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Job Market loses 125,000 jobs while initial claims for Unemployment benefits rise in June

National Unemployment Rate at 9.5% while initial jobless claims increase in June
National Unemployment Rate at 9.5% while initial jobless claims increase in June
photo by Ellen Corcella

The U.S. Bureau of Labor Statistics announced today that the economy lost 125,000 jobs in June.  In addition, there were 13,000 more initial claims for unemployment benefits last month bringing the total number of jobless claims to 472,000 for the week of June 26, 2010.  The June national unemployment rate was 9.5%.

In June, the private sector created 83,000 jobs.  However, the BLS report notes that the United States has lost over 7 million jobs since 2007.  The United States continues to face an enormous economic jobs crisis. 

As reported in my June 15 article, economic expert Dr. Larry Mischel told a U.S. House subcommittee that the job market is 7.4 million jobs below where we were at the start of the recession. Dr. Mischel testified that "over the two years and five months since the recession began in December 2007, we needed to have added around 3 million jobs simply to keep up with population growth . . . as of today no policy has been enacted that would allow us to hope for that rate of job creation in the coming years."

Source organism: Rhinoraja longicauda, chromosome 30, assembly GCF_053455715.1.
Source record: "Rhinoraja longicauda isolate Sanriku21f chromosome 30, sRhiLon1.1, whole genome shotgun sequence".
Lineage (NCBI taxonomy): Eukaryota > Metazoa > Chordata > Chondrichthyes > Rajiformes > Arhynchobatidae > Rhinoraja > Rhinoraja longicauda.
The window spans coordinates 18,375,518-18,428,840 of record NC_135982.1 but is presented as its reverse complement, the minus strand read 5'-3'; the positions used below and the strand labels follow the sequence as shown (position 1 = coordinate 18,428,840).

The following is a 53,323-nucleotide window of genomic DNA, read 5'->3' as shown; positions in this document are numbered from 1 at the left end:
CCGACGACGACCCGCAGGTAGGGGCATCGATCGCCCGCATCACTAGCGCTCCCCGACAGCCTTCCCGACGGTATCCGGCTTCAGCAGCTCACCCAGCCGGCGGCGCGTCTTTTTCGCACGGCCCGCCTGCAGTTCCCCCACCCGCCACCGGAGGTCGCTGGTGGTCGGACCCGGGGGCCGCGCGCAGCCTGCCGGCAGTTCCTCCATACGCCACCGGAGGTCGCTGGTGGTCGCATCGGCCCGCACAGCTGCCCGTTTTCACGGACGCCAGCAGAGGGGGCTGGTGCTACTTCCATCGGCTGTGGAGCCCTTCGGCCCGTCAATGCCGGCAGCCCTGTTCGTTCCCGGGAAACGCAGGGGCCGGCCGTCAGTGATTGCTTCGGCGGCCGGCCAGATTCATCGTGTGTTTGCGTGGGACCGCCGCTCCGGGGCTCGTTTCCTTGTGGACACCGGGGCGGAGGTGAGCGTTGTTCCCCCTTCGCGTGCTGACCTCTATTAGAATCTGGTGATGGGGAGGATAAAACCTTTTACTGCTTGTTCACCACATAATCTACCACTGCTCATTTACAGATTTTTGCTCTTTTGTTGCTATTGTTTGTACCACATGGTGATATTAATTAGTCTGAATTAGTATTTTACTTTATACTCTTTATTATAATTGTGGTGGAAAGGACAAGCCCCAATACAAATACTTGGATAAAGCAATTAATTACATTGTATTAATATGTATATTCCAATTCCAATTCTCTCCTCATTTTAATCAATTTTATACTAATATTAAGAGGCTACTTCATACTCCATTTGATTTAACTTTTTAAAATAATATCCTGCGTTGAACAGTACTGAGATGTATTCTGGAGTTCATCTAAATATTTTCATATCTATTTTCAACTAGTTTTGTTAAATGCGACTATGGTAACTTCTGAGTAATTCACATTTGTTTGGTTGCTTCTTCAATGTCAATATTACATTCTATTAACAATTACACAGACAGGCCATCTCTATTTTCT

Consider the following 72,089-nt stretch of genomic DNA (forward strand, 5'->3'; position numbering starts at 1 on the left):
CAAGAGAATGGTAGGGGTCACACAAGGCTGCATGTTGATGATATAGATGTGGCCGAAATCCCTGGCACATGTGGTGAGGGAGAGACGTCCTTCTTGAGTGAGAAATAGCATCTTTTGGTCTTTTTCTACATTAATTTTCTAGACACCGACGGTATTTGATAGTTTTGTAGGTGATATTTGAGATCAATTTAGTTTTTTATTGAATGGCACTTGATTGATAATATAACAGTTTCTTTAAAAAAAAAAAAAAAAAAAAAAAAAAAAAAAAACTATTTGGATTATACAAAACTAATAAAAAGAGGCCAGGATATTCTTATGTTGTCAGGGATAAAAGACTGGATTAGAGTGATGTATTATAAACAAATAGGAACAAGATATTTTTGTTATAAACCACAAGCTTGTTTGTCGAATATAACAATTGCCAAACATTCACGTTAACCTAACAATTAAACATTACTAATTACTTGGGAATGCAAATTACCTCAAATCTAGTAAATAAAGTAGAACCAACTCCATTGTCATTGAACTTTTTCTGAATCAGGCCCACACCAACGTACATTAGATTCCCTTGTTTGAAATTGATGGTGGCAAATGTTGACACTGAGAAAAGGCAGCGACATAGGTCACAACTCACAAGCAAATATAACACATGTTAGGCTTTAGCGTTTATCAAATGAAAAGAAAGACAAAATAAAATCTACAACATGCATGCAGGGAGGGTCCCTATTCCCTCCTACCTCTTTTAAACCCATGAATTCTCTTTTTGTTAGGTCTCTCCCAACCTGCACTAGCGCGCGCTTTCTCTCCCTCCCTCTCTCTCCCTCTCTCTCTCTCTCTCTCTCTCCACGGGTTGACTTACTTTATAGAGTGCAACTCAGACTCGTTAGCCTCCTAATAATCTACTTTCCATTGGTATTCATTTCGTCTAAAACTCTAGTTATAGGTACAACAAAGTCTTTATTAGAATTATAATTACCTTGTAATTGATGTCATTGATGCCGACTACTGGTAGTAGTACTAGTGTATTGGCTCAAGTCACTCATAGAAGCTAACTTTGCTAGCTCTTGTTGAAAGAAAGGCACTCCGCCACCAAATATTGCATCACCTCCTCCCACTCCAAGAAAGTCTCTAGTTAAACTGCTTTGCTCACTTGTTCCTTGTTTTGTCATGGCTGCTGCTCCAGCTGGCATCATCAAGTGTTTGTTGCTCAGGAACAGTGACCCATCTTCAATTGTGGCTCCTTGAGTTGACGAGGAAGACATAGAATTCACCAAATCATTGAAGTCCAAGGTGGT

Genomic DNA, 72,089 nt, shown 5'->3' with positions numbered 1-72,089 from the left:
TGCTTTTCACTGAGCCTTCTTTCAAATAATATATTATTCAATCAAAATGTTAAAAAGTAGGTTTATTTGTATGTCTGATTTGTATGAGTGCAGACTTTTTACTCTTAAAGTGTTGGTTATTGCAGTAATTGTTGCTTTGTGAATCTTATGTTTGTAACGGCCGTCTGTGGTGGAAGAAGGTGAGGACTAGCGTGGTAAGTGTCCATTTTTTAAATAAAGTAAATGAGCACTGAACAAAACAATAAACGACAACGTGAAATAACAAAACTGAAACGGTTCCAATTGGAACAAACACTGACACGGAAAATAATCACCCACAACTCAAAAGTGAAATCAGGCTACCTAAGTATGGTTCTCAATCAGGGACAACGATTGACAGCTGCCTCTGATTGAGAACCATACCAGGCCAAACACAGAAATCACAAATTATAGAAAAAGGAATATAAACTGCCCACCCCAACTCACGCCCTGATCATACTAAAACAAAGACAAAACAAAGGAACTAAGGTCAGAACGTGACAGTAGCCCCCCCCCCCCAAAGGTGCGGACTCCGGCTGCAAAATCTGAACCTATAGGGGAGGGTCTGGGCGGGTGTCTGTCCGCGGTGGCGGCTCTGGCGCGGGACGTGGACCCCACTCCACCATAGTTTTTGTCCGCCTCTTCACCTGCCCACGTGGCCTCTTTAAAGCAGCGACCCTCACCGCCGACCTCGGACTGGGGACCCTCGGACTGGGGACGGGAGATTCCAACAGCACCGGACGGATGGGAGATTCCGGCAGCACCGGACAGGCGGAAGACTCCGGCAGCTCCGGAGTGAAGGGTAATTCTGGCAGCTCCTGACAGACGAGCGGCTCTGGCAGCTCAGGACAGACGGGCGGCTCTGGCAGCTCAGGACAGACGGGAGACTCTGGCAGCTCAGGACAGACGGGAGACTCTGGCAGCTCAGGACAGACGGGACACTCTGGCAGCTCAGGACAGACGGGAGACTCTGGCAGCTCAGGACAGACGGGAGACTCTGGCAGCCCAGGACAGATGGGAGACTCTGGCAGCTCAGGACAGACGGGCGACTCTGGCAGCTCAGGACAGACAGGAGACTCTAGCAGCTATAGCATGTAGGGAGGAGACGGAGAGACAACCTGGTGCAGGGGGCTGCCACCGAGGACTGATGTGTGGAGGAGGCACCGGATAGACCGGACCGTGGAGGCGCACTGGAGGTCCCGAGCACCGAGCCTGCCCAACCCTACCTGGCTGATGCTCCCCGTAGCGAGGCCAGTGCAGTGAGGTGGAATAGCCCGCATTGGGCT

Where are the jobs?  Quite frankly, they are nowhere to be found.  The unemployed and jobless need jobs.  In response to questions about his economic stimulus package, Pres. Obama tried to comfort a crowd in Racine, Wisconsin, by stating things could be worse, we could be seeing an unemployment rate of 12% or higher. 

Pres. Obama must have reviewed only the national unemployment figures. As we know, the unemployment rates for many states, including Michigan and Nevada have been at 14% in recent months.  The unemployment rates in California and Rhode Island have been at 12% and higher. 

Pres. Obama's statement begs the question; Can our elected officials create appropriate measures to solve our unemployment situation if they do not understand the scope and depth of the problem?

Stay Tuned:  Where are the Jobs series continues to look at the politics of job creation.

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  • Haz 5 years ago

    Great article, Ellen!

  • Joye 5 years ago

    I like what one person mentioned on another website. Find out which senators and representatives voted against extending the unemployment benefits. Start asking them for jobs!!

  • Wendi S 5 years ago

    One of the Senators that voted against it was Dan Burton (R) from Indianapolis. I think we ALL should remember this when it comes time for re-election!!!!! Enough already. We have to let them know that if they are not paying attention to the problems we are having as a state instead of making political hogwash, then..we say NEEXXXTT.

  • Wendi S 5 years ago

    Two of the other Indiana rep. that voted "Nay" for this bill were Joe Donnelly and Steve Buyer. This is where we start in November everyone....start writing down names and register to vote!!

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